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Reviews are mixed, but there's potential for this whole dual-screen functionality to catch on

When we previewed the dual-screen Kyocera Echo back in February, it garnered a fair number of comments -- good and bad -- thanks to its unique form factor. Now, early reviews are coming in and they generally highlight the good, although there certainly are some downsides, too.

First, a quick recap of the Echo's specs:
  • Dual 3.5-inch LCD WVGA (800 x 480 pixels) capacitive touchscreens (4.7 inches diagonally and - 800 x 960 pixels when opened)
  • Android 2.2 — Froyo
  • 1GHz Snapdragon QSD 8650
  • 5 megapixel camera with flash
  • Bluetooth 2.1 + EDR
  • Wi-Fi
  • EVDO Rev. A
  • 115.0 x 56.5 x 17.2mm
  • 193 grams (6.8 oz.)
Right out of the gate, Jonathan S. Geller at BGR calls the Echo both "innovative" and "bold." Geller likens the hardware on the device to a tank, which is also both good and bad. It feels well-built -- "indestructible," as Geller puts it -- but is "very bland to the point of being boring" design-wise. It also means that the Echo is quite thick, thanks to its two screens, making it troublesome to carry in-pocket.

Geller also seemed to have a problem with the actual phone functionality, noting that the "ear speaker is extremely quiet even on the highest volume setting." Reception, though, was great, with the Echo getting five bars of service in areas where Geller usually experienced about three bars on other Sprint devices.

Since the start, battery life on the Echo has always been a concern. Here's Geller's take: 

Battery life is relative as each person expects something a bit different, but after spending days with the Echo, I can confidently say that battery life isn’t that good. It’s not terrible, but again, that’s relative. It lasts a little bit longer than the original HTC EVO did for me, and that’s a 4G handset.

Thankfully, an additional battery and an external battery charger (which charges the battery without having to plug in the phone itself) are both included in the box.

Geller concludes that he actually enjoyed using the device. But:

While the Kyocera Echo is the first device in what Kyocera says will be a lineup of devices featuring dual-display configurations, and I’m not sure this first try quite hits the mark. It’s thick and heavy, and without a more extensive suite of custom apps and developer support, I just can’t see enough of an advantage over going with a device like the Google Nexus S 4G or the upcoming HTC EVO 3D.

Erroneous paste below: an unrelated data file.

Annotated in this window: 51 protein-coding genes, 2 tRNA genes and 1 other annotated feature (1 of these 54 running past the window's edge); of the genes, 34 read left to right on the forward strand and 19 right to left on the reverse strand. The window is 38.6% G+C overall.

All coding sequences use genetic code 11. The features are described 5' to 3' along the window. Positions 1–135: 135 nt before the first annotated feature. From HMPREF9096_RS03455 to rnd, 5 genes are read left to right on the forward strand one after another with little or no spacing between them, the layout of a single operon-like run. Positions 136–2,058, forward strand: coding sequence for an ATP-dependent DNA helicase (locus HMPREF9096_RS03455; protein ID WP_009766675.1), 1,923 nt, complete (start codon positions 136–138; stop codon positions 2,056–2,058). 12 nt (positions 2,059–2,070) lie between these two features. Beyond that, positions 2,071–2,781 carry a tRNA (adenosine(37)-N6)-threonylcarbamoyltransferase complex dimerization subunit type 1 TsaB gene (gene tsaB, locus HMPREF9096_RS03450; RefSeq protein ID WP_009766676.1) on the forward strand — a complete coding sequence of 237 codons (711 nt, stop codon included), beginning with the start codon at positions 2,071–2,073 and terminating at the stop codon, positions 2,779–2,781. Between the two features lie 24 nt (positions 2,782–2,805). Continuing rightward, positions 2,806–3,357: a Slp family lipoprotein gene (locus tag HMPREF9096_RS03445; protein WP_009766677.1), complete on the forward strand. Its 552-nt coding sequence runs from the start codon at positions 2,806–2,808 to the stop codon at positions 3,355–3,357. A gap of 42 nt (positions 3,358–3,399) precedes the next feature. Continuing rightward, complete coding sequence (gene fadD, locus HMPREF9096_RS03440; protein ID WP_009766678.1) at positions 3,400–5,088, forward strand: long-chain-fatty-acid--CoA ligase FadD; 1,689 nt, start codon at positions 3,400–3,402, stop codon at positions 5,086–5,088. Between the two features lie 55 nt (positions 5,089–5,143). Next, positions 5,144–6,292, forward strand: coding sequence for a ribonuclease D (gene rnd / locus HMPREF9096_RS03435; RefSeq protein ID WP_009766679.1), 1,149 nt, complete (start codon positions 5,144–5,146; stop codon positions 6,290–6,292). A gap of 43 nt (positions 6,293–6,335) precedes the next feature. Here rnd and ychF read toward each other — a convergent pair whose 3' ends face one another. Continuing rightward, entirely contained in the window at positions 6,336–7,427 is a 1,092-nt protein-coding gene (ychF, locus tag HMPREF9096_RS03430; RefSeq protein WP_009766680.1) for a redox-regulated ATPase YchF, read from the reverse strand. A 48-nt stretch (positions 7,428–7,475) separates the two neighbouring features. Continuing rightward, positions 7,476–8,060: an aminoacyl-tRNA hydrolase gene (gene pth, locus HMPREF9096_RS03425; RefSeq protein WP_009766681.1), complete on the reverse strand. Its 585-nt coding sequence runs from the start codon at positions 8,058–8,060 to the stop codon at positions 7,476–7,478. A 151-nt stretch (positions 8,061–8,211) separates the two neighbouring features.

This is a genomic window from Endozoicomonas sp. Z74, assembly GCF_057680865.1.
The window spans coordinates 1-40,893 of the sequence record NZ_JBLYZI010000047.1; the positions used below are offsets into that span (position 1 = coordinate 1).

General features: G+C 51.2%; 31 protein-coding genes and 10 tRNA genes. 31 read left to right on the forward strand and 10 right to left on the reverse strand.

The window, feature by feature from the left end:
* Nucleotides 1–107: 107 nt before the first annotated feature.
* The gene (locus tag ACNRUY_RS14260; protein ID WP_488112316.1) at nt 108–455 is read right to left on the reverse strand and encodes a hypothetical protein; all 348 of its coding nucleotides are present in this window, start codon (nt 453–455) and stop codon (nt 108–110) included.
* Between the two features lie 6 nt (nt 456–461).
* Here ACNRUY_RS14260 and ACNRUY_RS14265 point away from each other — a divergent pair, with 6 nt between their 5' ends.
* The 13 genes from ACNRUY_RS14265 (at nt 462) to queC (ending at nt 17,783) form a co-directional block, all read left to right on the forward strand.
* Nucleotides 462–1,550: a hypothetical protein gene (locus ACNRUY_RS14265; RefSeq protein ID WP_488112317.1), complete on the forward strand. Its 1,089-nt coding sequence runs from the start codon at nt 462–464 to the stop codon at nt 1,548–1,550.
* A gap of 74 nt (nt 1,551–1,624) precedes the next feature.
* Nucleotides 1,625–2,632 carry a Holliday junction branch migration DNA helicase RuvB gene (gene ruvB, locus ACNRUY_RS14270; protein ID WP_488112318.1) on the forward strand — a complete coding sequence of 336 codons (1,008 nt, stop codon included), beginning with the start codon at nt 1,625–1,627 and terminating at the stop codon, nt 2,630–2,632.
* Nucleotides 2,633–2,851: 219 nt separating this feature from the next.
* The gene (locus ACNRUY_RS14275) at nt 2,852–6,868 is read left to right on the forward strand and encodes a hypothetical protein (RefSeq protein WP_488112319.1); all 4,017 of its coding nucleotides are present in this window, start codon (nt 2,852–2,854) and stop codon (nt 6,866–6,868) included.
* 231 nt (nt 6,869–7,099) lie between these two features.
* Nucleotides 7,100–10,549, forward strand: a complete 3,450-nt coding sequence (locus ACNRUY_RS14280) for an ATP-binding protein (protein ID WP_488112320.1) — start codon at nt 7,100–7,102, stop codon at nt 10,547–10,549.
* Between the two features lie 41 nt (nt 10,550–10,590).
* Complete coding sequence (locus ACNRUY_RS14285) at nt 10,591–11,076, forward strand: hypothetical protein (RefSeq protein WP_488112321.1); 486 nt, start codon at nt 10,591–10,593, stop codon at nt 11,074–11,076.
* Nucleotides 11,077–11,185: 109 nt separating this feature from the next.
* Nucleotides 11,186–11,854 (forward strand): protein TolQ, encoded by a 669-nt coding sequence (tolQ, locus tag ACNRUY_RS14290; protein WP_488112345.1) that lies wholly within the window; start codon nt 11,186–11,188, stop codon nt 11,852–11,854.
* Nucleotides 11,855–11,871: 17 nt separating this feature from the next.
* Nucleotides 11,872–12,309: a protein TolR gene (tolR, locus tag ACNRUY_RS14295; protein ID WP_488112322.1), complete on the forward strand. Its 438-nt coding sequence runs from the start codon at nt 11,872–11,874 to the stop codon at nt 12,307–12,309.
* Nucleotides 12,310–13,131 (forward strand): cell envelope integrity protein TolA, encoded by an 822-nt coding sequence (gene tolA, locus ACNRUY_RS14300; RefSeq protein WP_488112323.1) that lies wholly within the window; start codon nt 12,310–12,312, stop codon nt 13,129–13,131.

While we're on the topic of custom apps and developer support, Darren Murph at Engadget had a bit to say about that. He notes that, while the Echo runs a custom version of Android 2.2 Froyo (Gingerbread is promised by year's end), it is about as close to stock Android as you can get. The customization is largely relegated to the Tablet Mode Extension app. "Outside of seeing Android work across two screens, you aren't apt to notice any irregularities. And that, friends, is impressive," Murph writes.

Murph gave the fluidity of the software high praise:

We'd like to point out just how fluidly Froyo cruises along on the Echo, regardless of how many applications we've opened or how many times we've forced it to change orientation. ... If we're being candid (and really, why wouldn't we?), the Echo felt snappier than our Nexus One (with Android 2.3) in all instances, be it in single- or dual-screen use. 

If there was one criticism that was fairly consistent, it's that the Echo's Simul-Task app, which allows two apps to run simultaneously on both screens, lacks support. In all, there are just seven apps that can take advantage of this functionality. 

Unfolding the phone to reveal its second screen isn’t a smooth step, and the limited number of apps that can take advantage of the dual-screen functionality will frustrate people. For now, one-screen phones will do just fine.

Murph at Engadget was a bit more forgiving. "What the Echo delivers is an entirely new approach to Android, and somehow, Kyocera has managed to add a second screen to the experience without flubbing the execution," he concludes. "If and when developers begin to embrace Kyocera's dual-screen SDK, we could see a whole host of applications that make this layout even more appealing, but thankfully, shoehorned programs make great use of the extra real estate as-is." He added that the Echo wasn't for "speed-craving power users," but that it fills a niche for anyone wanting 960 x 800 pixels.




"We shipped it on Saturday. Then on Sunday, we rested." -- Steve Jobs on the iPad launch
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